Aviation Safety Letter 2/2005

Aviation Safety Letter Joins the Integrated Journal

As you've read above in Brad's message, the Aviation Safety Letter (ASL) is also bowing out of its current format after 32 years of uninterrupted production. From humble beginnings, the ASL has actually remained humble all the way; trying its best, in a no-frills design, to convey lessons learned from past aviation occurrences, without preaching, or unduly over-emphasizing others' unfortunate aviation errors. Over the years, we have received our share of complaints and criticism regarding article tone, unnecessary emphasis on one's mistake, and perhaps one too many unsolicited editorial comments; mercifully, we have received many more notes of appreciation and praise from pilots, commenting on how the newsletters have invited them to think outside the box; to challenge how they view aviation safety - theirs and that of others in the industry. In this respect, we would like to believe the newsletters have succeeded.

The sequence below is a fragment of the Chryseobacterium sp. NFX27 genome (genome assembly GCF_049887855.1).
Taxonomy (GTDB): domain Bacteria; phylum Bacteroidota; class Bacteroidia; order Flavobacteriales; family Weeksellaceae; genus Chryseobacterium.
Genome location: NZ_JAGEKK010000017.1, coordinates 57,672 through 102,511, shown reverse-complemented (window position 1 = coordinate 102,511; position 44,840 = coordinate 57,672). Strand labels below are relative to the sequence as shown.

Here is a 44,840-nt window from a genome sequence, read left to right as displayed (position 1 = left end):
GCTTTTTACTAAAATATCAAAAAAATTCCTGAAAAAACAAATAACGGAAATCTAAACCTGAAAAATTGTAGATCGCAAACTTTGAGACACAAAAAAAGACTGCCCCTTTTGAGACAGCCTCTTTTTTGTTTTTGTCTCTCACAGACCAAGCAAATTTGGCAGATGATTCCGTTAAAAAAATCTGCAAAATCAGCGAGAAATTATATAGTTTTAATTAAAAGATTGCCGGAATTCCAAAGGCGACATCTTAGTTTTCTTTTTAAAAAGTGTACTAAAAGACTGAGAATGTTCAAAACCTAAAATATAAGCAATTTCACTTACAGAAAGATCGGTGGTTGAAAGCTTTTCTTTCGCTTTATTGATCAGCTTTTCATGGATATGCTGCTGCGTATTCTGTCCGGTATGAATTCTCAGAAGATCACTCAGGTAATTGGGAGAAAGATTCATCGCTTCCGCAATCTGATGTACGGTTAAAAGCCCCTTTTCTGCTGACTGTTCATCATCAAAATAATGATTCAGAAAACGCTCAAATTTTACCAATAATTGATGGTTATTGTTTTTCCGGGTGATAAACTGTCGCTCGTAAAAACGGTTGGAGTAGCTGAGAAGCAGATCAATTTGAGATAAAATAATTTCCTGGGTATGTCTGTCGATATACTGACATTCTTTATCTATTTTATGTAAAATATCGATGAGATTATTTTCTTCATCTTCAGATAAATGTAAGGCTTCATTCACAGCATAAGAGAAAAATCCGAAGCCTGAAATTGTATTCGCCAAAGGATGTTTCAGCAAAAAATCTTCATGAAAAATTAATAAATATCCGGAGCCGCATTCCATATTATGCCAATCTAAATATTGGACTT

But we are not truly leaving; just changing format. The new journal will be primarily based on our original suite of newsletters, and readers will quickly recognize them as they go through the publication. The journal will attempt to maintain the same look and feel of the original products, with a more modern touch, and will likely evolve over time as we broaden topics and invite a larger spectrum of aviation personnel to learn from each other.

Our hope in merging all specialties into one product is to break down silos, allow crosspollination, and avoid duplication of messages. Pilots will be able to read articles meant for aircraft maintenance engineers (AME), while AMEs will now have direct access to ASL & Aviation Safety Vortex articles, all in one package. The material previously found in the Airspace Newsletter will return after a few years on the shelf; new columns will feature articles from various branches of Transport Canada Civil Aviation, such as Civil Aviation Medicine and Regulatory Affairs.

If the only constant is change, the following ASL tagline will never change: Learn from the mistakes of others, you'll not live long enough to make them all yourself...

Paul Marquis
Editor, Aviation Safety Letter

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